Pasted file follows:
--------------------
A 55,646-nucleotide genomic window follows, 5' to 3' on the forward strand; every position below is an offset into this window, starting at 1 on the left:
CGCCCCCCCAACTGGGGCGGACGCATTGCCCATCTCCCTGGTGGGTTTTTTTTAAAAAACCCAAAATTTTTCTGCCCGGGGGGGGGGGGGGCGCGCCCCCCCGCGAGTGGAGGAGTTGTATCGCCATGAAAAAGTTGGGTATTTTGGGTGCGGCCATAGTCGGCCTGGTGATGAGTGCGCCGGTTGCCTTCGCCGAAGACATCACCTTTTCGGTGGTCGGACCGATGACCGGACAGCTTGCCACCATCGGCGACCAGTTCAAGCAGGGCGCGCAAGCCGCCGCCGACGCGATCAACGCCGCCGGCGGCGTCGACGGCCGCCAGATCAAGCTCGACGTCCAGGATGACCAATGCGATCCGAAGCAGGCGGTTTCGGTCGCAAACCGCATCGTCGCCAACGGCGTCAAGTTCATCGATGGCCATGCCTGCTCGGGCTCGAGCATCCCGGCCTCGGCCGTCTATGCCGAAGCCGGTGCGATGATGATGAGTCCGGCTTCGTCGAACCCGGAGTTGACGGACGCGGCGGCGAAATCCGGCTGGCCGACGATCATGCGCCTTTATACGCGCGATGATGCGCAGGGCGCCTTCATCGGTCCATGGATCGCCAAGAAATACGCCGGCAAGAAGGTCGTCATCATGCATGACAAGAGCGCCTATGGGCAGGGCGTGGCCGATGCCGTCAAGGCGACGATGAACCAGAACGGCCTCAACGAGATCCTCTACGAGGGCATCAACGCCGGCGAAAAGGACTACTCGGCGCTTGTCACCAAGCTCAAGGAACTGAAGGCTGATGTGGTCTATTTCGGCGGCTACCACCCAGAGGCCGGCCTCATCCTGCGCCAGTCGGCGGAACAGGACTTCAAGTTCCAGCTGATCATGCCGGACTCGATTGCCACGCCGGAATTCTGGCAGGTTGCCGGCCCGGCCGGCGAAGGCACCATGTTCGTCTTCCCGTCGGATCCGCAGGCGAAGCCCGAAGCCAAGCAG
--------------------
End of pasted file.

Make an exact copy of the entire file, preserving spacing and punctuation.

A 55,646-nucleotide genomic window follows, 5' to 3' on the forward strand; every position below is an offset into this window, starting at 1 on the left:
CGCCCCCCCAACTGGGGCGGACGCATTGCCCATCTCCCTGGTGGGTTTTTTTTAAAAAACCCAAAATTTTTCTGCCCGGGGGGGGGGGGGGCGCGCCCCCCCGCGAGTGGAGGAGTTGTATCGCCATGAAAAAGTTGGGTATTTTGGGTGCGGCCATAGTCGGCCTGGTGATGAGTGCGCCGGTTGCCTTCGCCGAAGACATCACCTTTTCGGTGGTCGGACCGATGACCGGACAGCTTGCCACCATCGGCGACCAGTTCAAGCAGGGCGCGCAAGCCGCCGCCGACGCGATCAACGCCGCCGGCGGCGTCGACGGCCGCCAGATCAAGCTCGACGTCCAGGATGACCAATGCGATCCGAAGCAGGCGGTTTCGGTCGCAAACCGCATCGTCGCCAACGGCGTCAAGTTCATCGATGGCCATGCCTGCTCGGGCTCGAGCATCCCGGCCTCGGCCGTCTATGCCGAAGCCGGTGCGATGATGATGAGTCCGGCTTCGTCGAACCCGGAGTTGACGGACGCGGCGGCGAAATCCGGCTGGCCGACGATCATGCGCCTTTATACGCGCGATGATGCGCAGGGCGCCTTCATCGGTCCATGGATCGCCAAGAAATACGCCGGCAAGAAGGTCGTCATCATGCATGACAAGAGCGCCTATGGGCAGGGCGTGGCCGATGCCGTCAAGGCGACGATGAACCAGAACGGCCTCAACGAGATCCTCTACGAGGGCATCAACGCCGGCGAAAAGGACTACTCGGCGCTTGTCACCAAGCTCAAGGAACTGAAGGCTGATGTGGTCTATTTCGGCGGCTACCACCCAGAGGCCGGCCTCATCCTGCGCCAGTCGGCGGAACAGGACTTCAAGTTCCAGCTGATCATGCCGGACTCGATTGCCACGCCGGAATTCTGGCAGGTTGCCGGCCCGGCCGGCGAAGGCACCATGTTCGTCTTCCCGTCGGATCCGCAGGCGAAGCCCGAAGCCAAGCAG